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When I was a private, my team leader fixed my flinch with the Ball and Dummy Drill. The shooter remains on the firing line while his assistant loads the gun, one bullet at a time. He loads the gun with either a live round or a snap cap (fake bullet used for training). Obviously the assistant varies and does not set a pattern.

It’s so embarrassing to flinch, you fix it quickly. If you have no assistant, dry-fire to build the muscle memory of not flinching.

 

Obviously, I’m intimately familiar with ball-and-dummy. It CAN work, but I’ve seen it not fix anything as many times as I’ve seen it fix flinching and jerking. Ultimately, even with ball-and-dummy, the fix is in just having the willpower to force yourself not to flinch anymore.

Dry-fire can help. It’s why we do dry-fire, but it’s also naive to think that your brain doesn’t know the difference between “I loaded this magazine with live rounds,” and “I have an empty gun, because I’m doing dry-fire.”

Ultimately, I stand by my previous suggestions, that the best way to cure a “flinch” is to will yourself to quit being a bitch about it, and to grip the gun tight enough that even if you do flinch, the gun can’t move.

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Where is the link to your Patreon sign up ?

Www.patreon.com/mountainguerrillablog

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The reason I no longer have the Ted Benson house is divorce. I have a lesser house now, but a better home(stead)!

I’ve been through a divorce. I get it. I’d have given up a Ted Benson house to get rid of the bitch too.

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Dies The Fire was refreshing after indulging in more recent survival/prepper fiction.

I remember this, every single time I re-read Dies the Fire.

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If you’re wanting to build a log structure I’d recommend NOT hewing the logs. I’ve take a log home building course, and one thing pointed out is that squaring a log off exposes all the layers to decay.
Overall I’d suggest the Butt and Pass method, with rebar pins driven through the log and halfway into the one below every 3 ft. Use a Milwaukee Hole Hog to drill a 1/2 in hole through the top log, then drive the rebar pin (length equal to dia of top log + 1/2 dia bottom log) through with an electric demolition hammer. Do not try to keep the pins perfectly plumb, you want them to be at a slight angle. This technique eliminates issues with settling as the logs dry out (yes, use green logs) as logs shrink to center and will “grip” the rebar pins, and due to the slight angle of the rebar the log will be held in place.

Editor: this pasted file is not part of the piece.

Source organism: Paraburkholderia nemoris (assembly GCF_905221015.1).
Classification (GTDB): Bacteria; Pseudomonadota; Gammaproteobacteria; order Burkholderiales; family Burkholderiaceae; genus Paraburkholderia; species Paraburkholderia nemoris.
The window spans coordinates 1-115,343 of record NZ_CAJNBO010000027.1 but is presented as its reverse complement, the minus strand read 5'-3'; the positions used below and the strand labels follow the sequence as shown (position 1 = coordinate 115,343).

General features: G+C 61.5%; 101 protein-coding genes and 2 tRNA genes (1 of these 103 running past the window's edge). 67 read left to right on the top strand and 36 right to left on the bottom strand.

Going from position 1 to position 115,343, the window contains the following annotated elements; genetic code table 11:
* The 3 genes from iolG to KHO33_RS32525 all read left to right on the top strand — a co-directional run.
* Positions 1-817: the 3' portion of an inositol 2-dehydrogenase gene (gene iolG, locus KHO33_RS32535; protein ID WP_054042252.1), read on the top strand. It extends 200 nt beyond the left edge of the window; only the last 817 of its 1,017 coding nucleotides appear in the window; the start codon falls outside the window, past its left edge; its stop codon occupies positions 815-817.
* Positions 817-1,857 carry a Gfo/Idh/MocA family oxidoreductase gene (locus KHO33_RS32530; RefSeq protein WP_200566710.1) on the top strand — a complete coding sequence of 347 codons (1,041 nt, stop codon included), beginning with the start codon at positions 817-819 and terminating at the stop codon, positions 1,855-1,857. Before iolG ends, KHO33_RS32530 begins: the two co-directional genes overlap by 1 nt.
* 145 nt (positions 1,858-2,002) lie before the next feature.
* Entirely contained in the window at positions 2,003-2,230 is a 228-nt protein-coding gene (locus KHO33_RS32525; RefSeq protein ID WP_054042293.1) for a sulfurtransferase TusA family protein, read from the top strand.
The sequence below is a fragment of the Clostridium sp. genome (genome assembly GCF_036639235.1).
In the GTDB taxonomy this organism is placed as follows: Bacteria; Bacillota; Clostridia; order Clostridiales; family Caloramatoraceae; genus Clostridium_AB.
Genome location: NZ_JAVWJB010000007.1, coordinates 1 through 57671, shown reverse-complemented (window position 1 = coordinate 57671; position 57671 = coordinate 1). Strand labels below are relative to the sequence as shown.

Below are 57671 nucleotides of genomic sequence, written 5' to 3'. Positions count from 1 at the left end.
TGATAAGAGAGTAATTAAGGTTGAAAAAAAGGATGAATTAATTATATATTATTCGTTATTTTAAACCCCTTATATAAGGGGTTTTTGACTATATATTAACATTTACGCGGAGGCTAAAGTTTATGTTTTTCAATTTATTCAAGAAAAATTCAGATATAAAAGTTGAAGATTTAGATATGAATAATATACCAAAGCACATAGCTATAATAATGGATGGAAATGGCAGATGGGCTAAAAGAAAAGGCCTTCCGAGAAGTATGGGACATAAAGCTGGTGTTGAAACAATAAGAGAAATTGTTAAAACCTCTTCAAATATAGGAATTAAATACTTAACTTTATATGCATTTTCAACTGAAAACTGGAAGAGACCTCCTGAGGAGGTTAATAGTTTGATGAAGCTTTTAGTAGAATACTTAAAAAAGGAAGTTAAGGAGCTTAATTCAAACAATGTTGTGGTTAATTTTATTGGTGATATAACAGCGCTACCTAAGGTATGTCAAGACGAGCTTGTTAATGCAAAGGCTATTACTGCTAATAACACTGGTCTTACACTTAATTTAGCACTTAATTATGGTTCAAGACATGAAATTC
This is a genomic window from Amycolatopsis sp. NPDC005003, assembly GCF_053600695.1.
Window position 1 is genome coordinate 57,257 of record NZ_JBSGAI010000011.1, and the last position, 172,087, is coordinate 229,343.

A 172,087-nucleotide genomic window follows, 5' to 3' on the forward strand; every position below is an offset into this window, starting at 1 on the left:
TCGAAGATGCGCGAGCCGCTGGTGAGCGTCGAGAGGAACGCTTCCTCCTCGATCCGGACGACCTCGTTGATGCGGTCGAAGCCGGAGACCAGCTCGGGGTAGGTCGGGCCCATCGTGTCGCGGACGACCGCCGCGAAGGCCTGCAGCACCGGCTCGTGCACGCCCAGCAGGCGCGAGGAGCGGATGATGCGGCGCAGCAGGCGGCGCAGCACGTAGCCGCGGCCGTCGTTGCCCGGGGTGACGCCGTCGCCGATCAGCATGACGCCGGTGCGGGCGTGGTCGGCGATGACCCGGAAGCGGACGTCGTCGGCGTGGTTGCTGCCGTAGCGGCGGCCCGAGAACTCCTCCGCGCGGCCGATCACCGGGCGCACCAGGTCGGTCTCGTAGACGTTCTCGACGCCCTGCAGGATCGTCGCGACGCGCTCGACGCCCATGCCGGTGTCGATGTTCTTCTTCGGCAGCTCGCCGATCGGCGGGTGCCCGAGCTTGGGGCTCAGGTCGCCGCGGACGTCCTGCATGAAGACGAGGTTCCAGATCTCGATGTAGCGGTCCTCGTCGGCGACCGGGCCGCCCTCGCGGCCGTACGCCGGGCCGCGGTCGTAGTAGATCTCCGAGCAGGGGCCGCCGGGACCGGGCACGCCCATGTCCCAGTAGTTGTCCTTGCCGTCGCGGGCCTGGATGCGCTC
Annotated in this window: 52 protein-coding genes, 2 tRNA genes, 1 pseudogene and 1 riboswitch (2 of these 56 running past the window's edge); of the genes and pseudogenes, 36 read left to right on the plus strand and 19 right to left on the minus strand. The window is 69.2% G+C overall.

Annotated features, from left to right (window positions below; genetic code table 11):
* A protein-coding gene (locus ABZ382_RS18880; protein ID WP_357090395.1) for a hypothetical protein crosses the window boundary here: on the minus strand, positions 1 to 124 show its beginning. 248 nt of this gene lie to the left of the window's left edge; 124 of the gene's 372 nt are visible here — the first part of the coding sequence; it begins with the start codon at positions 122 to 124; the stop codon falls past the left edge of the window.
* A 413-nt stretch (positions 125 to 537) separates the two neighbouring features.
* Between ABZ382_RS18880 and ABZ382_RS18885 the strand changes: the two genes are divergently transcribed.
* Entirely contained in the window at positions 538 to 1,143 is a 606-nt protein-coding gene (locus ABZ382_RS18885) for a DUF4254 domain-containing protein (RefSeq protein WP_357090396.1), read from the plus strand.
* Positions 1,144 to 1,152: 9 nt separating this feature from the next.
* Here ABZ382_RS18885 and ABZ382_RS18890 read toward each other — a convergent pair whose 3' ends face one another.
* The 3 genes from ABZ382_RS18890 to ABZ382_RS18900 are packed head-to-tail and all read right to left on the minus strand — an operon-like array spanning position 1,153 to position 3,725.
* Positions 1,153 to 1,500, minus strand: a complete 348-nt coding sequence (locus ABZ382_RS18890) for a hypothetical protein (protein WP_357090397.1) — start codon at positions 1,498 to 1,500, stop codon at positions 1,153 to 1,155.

Check out LHBA (Log Home Builders Association).

On the hewing thing…..we discussed this in one of today’s Patreon articles, actually, but I’ve been inside buildings, built with hew timbers, that have stood for 500-1000 years, in daily public use. If you’re using new growth, plantation raised pine, that might be an issue, but good oak or other hardwoods? Meh. I think it’s way less of a problem than supposed. Hell, we’ve got a house, down the mountain from us, that is the original homestead of the fella that started the village. It’s been there since like 1814. They just re-roofed it, and the old couple that own it are getting ready to move into it (it was in daily household use until about 20 years ago, when the last old lady that lived there passed).

I wouldn’t do butt-and-pass on any house my name was attached to. First of all, there’s a lot of extra gaps for water to get in between the logs. Second, normal shrinkage, of anything other than kiln-dried and sealed timbers, is going to open those gaps up. I’d also stay far away from anything except absolutely necessary metal-to-wood contact. As the metal changes temperatures, any ambient moisture is going to condense on the metal, and then get absorbed into the wood, leading to rot issues.

Check out Charles McRaven’s work, and Ted Benson’s (both of whom I think I’ve recommended before on this blog…and I KNOW I’ve recommended Benson’s work).

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13 Comments
  1. sneakybaztard permalink

    Great post!

    Re: Flinch – the SIRT laser training pistols and optional software are great for this. even just every few hours squeezing out a couple of steady squeezes at a spot on the wall helps. the optional software allows one to have a couple different types of configurations of targets using the same paper man / thug target inside of a closet. fast point shooting, double taps, etc. can be configured and saved as separate ‘targets’ all using the same physical target. times you automatically, and you can set a spot on the target as a reset (ready to shoot with command) so you rarely have to touch the laptop with cam the software is running on. cheaper long term than the square range. you can do a 20 minute fast treadmill and lift some weights to failure then try…. harder than you would think!